According to the International Energy Agency's latest World Energy Outlook, global renewable-power generation capacity is expected to double over the next 25 years. Driving this growth is a combination of climate-change fears and a massive reduction in costs that should power market-share growth for renewables from 23% today up to 37% by 2040.
While this rapid rate of expansion is ideal for growth-focused investors, it's also powering big dividends for income investors. Three great options for investors who want a renewable cash-flow stream are Enviva Partners (NYSE:EVA), Pattern Energy Group (NASDAQ:PEGI), and Brookfield Renewable Partners (NYSE:BEP). Our Foolish investors take a look at all three.
Biomass: The other renewable energy
Tyler Crowe (Enviva Partners): In terms of energy, "renewable" doesn't only mean solar and wind. It just means an energy source that can be renewed in a relatively short time. Using that definition, we can add biomass as a renewable energy, and that gives us an attractive high-yield investment to consider: Enviva Partners.
Enviva Partners specializes in manufacturing and processing wood pellets. While some people may know about pellet stoves for home heating, they're also a commonly used replacement fuel for coal-fired power plants. Wood pellets have been an effective way for power producers to lower CO2 emissions (it's 74%-85% less carbon intense than coal) in places where solar and wind options are less economically viable, like the United Kingdom and the Scandinavian countries.
Enviva is the largest manufacturer of wood pellets in America, and it has a lot of traits investors want in a high-yield investment. For one, the company has fee-based contracts in place for all of its production capacity for the next 9.8 years. Its debt-to-EBITDA ratio of 4.1 is a manageable load for a master limited partnership, and the company has been able to maintain a steady rate of distribution growth without paying out more than what has come in the door.
Enviva is still a young company -- it has its IPO in 2015 -- which means it has yet to establish a track record that many high-yield investors want to see before adding it to a portfolio. That said, Enviva has a lot going for it, and it should be on your radar.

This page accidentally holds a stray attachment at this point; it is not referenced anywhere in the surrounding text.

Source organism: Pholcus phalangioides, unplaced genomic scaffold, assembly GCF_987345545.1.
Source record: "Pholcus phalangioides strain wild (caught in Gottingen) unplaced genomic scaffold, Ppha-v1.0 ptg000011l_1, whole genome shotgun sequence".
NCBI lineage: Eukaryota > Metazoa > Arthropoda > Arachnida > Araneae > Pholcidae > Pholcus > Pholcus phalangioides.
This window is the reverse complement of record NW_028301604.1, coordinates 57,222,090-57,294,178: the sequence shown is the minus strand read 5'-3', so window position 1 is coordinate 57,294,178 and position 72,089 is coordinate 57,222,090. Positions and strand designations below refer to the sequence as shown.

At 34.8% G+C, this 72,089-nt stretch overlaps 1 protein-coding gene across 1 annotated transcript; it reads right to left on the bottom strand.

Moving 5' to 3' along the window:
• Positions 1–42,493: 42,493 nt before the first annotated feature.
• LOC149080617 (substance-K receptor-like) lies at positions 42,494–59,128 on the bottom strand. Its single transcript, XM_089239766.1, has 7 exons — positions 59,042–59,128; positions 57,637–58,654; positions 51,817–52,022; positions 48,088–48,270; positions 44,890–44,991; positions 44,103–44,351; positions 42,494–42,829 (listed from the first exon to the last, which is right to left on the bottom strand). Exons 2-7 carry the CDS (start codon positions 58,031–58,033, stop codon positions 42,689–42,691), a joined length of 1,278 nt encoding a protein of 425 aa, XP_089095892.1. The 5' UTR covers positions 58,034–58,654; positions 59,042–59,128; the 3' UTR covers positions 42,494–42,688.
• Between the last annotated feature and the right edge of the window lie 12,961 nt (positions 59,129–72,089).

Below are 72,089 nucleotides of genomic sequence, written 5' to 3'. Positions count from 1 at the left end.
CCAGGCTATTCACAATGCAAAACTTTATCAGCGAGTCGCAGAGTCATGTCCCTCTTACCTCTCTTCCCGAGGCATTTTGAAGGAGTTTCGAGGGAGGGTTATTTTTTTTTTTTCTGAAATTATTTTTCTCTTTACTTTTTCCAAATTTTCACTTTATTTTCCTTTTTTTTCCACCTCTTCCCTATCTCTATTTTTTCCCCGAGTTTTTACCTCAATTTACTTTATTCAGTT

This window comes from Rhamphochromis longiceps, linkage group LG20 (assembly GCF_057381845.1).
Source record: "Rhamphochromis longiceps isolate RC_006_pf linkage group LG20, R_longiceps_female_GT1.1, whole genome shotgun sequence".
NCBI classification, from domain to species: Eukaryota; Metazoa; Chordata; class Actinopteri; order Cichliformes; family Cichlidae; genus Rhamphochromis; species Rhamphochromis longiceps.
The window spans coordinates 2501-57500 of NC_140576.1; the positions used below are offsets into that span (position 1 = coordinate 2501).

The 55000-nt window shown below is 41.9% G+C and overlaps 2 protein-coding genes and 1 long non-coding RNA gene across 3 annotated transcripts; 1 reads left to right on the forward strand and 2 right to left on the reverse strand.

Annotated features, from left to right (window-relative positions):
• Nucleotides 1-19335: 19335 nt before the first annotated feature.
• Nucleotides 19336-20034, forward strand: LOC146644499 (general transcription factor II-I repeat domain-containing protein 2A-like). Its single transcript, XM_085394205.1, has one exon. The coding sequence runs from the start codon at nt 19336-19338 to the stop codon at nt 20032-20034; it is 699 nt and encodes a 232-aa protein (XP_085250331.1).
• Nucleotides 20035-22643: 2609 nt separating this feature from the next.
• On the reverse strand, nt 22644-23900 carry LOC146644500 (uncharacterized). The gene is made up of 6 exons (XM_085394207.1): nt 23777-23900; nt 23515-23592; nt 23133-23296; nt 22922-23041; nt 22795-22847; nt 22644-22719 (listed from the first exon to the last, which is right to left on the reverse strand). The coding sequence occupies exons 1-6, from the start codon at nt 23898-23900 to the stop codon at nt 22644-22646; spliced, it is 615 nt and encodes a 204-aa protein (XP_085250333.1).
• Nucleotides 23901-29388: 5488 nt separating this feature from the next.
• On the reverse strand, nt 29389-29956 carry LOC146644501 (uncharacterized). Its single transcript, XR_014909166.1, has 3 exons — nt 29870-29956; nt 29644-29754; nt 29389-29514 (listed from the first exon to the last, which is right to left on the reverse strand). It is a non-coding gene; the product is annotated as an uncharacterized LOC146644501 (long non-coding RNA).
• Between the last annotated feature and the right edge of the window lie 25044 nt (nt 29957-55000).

Cash flow growth could drive this high yield even higher for years to come
Jason Hall (Pattern Energy Group): As quickly as solar capacity is growing around the world, wind energy is still a bigger piece of the global power-generation pie and is on track to continue growing bigger for decades to come.
For high-yield and growth dividend seekers, Pattern Energy is an ideal investment. To start, the company's 20 currently owned wind power facilities generate steady, predictable cash flows from their long-term contracts, supporting a dividend yielding 5.4% at recent prices. Second, a steady diet of acquiring new wind facilities at prices that generate per-share cash flow growth has allowed the company to increase the payout almost every quarter since 2014.
Bottom line -- Pattern Energy has two wonderful things:
- A business model that generates predictable cash flows to support a very solid yield.
- A decades-long runway to grow much bigger, and a history of delivering per-share cash flow growth from its expansion.
Finally, the company trades for between 13 and 15 times the company's guidance for 2017 cash available for distribution (a measure of cash flows), a reasonable price for the yield and growth prospects it affords. If it's potentially decades of growing dividend payments you're after, Pattern Energy is worth a look.
The definition of a high-yield cash flow stream
Matt DiLallo (Brookfield Renewable Partners): Hydroelectric and wind-power generator Brookfield Renewable Partners currently yields a gaudy 6.2%. Supporting that payout are long-term power purchase agreements that underpin its renewable-energy assets, which currently amount to 92% of its capacity and have an average remaining term of 17 years. Meanwhile, the company provides further stability to the distribution by only paying out about 70% of its annual cash flows and maintaining a conservative, investment-grade balance sheet backed by a low leverage ratio.
While Brookfield's contract portfolio locks in bond-like cash flow streams, the company still has plenty of upside. For starters, the bulk of its contracts have inflation escalators that enable it to raise rates alongside inflation. In addition, the company has an extensive pipeline of wind and hydro projects in development. Add in margin expansion opportunities, and Brookfield Renewable Partners estimates that it can organically grow cash flow by a 5% to 9% annual rate. That fully supports its plan to increase shareholder distributions by a similar 5% to 9% annual rate over the long term.
In addition to its healthy organic growth, Brookfield Renewable Partners has an excellent track record of acquiring high-quality renewable assets. The company currently targets spending $500 million to $600 million per year on acquisitions and already has several in the pipeline. For example, the company recently bought the largest pumped storage asset in the U.K., which provides critical backup power to the country. Meanwhile, it's in the process of investing in the recapitalization of wind and solar yieldco TerraForm Power (NASDAQ:TERP) and the privatization of sibling TerraForm Global (NASDAQ:GLBL). Brookfield expects to invest $500 million in these deals, which gives it a platform to expand into solar.
Add it all up, and Brookfield Renewable Partners provides investors with a low-risk high current yield that should increase at a healthy rate for years to come.
Jason Hall has no position in any stocks mentioned. Matt DiLallo owns shares of Brookfield Renewable Energy Partners. Tyler Crowe has no position in any stocks mentioned. The Motley Fool has no position in any of the stocks mentioned. The Motley Fool has a disclosure policy.